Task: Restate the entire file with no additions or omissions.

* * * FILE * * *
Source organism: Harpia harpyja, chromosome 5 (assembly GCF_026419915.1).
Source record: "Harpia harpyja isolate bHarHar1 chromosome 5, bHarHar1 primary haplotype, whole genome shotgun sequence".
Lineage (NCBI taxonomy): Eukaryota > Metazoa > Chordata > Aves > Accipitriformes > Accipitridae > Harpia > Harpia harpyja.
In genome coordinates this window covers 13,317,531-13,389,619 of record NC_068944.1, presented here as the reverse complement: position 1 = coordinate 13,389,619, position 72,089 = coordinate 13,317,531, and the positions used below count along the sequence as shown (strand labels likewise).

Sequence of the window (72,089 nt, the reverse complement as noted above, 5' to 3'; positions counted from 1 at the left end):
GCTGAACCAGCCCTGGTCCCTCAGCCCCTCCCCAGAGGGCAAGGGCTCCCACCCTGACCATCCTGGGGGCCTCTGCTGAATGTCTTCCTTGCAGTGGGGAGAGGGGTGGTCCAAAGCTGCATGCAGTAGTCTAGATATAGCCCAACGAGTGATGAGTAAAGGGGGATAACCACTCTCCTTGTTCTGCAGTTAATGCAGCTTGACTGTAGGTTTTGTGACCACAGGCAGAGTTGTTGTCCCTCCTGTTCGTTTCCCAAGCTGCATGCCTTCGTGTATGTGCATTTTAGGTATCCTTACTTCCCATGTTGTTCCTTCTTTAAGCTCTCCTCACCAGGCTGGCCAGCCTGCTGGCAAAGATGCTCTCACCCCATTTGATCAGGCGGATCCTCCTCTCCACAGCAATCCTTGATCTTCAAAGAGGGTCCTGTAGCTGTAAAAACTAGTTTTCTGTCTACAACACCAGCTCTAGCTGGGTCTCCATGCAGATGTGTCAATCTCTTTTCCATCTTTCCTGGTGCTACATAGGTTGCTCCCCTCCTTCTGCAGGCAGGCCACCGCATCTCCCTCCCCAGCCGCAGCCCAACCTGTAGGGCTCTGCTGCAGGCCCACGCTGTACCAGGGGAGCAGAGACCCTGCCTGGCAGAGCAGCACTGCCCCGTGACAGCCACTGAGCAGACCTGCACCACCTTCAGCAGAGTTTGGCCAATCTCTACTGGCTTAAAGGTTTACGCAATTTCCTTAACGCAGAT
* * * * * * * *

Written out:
Source organism: Harpia harpyja, chromosome 5 (assembly GCF_026419915.1).
Source record: "Harpia harpyja isolate bHarHar1 chromosome 5, bHarHar1 primary haplotype, whole genome shotgun sequence".
Lineage (NCBI taxonomy): Eukaryota > Metazoa > Chordata > Aves > Accipitriformes > Accipitridae > Harpia > Harpia harpyja.
In genome coordinates this window covers 13,317,531-13,389,619 of record NC_068944.1, presented here as the reverse complement: position 1 = coordinate 13,389,619, position 72,089 = coordinate 13,317,531, and the positions used below count along the sequence as shown (strand labels likewise).

Sequence of the window (72,089 nt, the reverse complement as noted above, 5' to 3'; positions counted from 1 at the left end):
GCTGAACCAGCCCTGGTCCCTCAGCCCCTCCCCAGAGGGCAAGGGCTCCCACCCTGACCATCCTGGGGGCCTCTGCTGAATGTCTTCCTTGCAGTGGGGAGAGGGGTGGTCCAAAGCTGCATGCAGTAGTCTAGATATAGCCCAACGAGTGATGAGTAAAGGGGGATAACCACTCTCCTTGTTCTGCAGTTAATGCAGCTTGACTGTAGGTTTTGTGACCACAGGCAGAGTTGTTGTCCCTCCTGTTCGTTTCCCAAGCTGCATGCCTTCGTGTATGTGCATTTTAGGTATCCTTACTTCCCATGTTGTTCCTTCTTTAAGCTCTCCTCACCAGGCTGGCCAGCCTGCTGGCAAAGATGCTCTCACCCCATTTGATCAGGCGGATCCTCCTCTCCACAGCAATCCTTGATCTTCAAAGAGGGTCCTGTAGCTGTAAAAACTAGTTTTCTGTCTACAACACCAGCTCTAGCTGGGTCTCCATGCAGATGTGTCAATCTCTTTTCCATCTTTCCTGGTGCTACATAGGTTGCTCCCCTCCTTCTGCAGGCAGGCCACCGCATCTCCCTCCCCAGCCGCAGCCCAACCTGTAGGGCTCTGCTGCAGGCCCACGCTGTACCAGGGGAGCAGAGACCCTGCCTGGCAGAGCAGCACTGCCCCGTGACAGCCACTGAGCAGACCTGCACCACCTTCAGCAGAGTTTGGCCAATCTCTACTGGCTTAAAGGTTTACGCAATTTCCTTAACGCAGAT